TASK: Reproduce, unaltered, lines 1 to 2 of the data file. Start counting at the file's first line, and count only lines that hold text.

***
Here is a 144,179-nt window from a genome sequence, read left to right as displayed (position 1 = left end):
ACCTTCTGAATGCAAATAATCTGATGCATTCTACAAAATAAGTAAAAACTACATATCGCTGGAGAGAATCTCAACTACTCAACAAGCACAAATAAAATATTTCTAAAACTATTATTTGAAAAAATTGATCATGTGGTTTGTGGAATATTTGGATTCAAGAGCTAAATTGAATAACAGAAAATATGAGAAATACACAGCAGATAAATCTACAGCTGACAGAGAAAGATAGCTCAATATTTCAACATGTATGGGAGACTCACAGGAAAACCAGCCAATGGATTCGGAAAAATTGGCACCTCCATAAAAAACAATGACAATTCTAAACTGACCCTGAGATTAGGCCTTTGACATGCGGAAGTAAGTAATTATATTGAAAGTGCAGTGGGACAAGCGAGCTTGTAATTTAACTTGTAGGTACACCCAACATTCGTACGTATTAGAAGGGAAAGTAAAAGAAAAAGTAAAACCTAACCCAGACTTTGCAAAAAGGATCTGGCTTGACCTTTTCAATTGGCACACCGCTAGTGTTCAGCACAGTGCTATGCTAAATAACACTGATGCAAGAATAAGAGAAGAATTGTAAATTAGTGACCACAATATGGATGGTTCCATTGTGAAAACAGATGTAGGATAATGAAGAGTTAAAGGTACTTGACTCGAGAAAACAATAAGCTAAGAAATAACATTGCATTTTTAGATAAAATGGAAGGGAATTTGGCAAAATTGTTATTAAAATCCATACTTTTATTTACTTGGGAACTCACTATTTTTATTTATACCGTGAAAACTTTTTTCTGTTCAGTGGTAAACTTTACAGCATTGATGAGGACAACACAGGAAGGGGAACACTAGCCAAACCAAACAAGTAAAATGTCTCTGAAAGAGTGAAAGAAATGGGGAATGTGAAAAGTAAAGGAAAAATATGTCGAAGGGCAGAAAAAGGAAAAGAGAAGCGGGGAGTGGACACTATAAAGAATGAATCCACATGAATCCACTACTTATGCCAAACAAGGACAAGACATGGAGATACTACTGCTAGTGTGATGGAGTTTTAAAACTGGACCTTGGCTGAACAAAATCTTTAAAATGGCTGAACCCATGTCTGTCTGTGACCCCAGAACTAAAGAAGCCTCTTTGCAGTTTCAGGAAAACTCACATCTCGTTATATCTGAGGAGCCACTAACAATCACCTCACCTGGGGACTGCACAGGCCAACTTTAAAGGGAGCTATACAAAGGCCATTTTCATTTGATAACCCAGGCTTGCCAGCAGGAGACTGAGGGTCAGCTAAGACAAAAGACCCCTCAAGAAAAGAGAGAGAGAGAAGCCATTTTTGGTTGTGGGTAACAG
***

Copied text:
Here is a 144,179-nt window from a genome sequence, read left to right as displayed (position 1 = left end):
ACCTTCTGAATGCAAATAATCTGATGCATTCTACAAAATAAGTAAAAACTACATATCGCTGGAGAGAATCTCAACTACTCAACAAGCACAAATAAAATATTTCTAAAACTATTATTTGAAAAAATTGATCATGTGGTTTGTGGAATATTTGGATTCAAGAGCTAAATTGAATAACAGAAAATATGAGAAATACACAGCAGATAAATCTACAGCTGACAGAGAAAGATAGCTCAATATTTCAACATGTATGGGAGACTCACAGGAAAACCAGCCAATGGATTCGGAAAAATTGGCACCTCCATAAAAAACAATGACAATTCTAAACTGACCCTGAGATTAGGCCTTTGACATGCGGAAGTAAGTAATTATATTGAAAGTGCAGTGGGACAAGCGAGCTTGTAATTTAACTTGTAGGTACACCCAACATTCGTACGTATTAGAAGGGAAAGTAAAAGAAAAAGTAAAACCTAACCCAGACTTTGCAAAAAGGATCTGGCTTGACCTTTTCAATTGGCACACCGCTAGTGTTCAGCACAGTGCTATGCTAAATAACACTGATGCAAGAATAAGAGAAGAATTGTAAATTAGTGACCACAATATGGATGGTTCCATTGTGAAAACAGATGTAGGATAATGAAGAGTTAAAGGTACTTGACTCGAGAAAACAATAAGCTAAGAAATAACATTGCATTTTTAGATAAAATGGAAGGGAATTTGGCAAAATTGTTATTAAAATCCATACTTTTATTTACTTGGGAACTCACTATTTTTATTTATACCGTGAAAACTTTTTTCTGTTCAGTGGTAAACTTTACAGCATTGATGAGGACAACACAGGAAGGGGAACACTAGCCAAACCAAACAAGTAAAATGTCTCTGAAAGAGTGAAAGAAATGGGGAATGTGAAAAGTAAAGGAAAAATATGTCGAAGGGCAGAAAAAGGAAAAGAGAAGCGGGGAGTGGACACTATAAAGAATGAATCCACATGAATCCACTACTTATGCCAAACAAGGACAAGACATGGAGATACTACTGCTAGTGTGATGGAGTTTTAAAACTGGACCTTGGCTGAACAAAATCTTTAAAATGGCTGAACCCATGTCTGTCTGTGACCCCAGAACTAAAGAAGCCTCTTTGCAGTTTCAGGAAAACTCACATCTCGTTATATCTGAGGAGCCACTAACAATCACCTCACCTGGGGACTGCACAGGCCAACTTTAAAGGGAGCTATACAAAGGCCATTTTCATTTGATAACCCAGGCTTGCCAGCAGGAGACTGAGGGTCAGCTAAGACAAAAGACCCCTCAAGAAAAGAGAGAGAGAGAAGCCATTTTTGGTTGTGGGTAACAG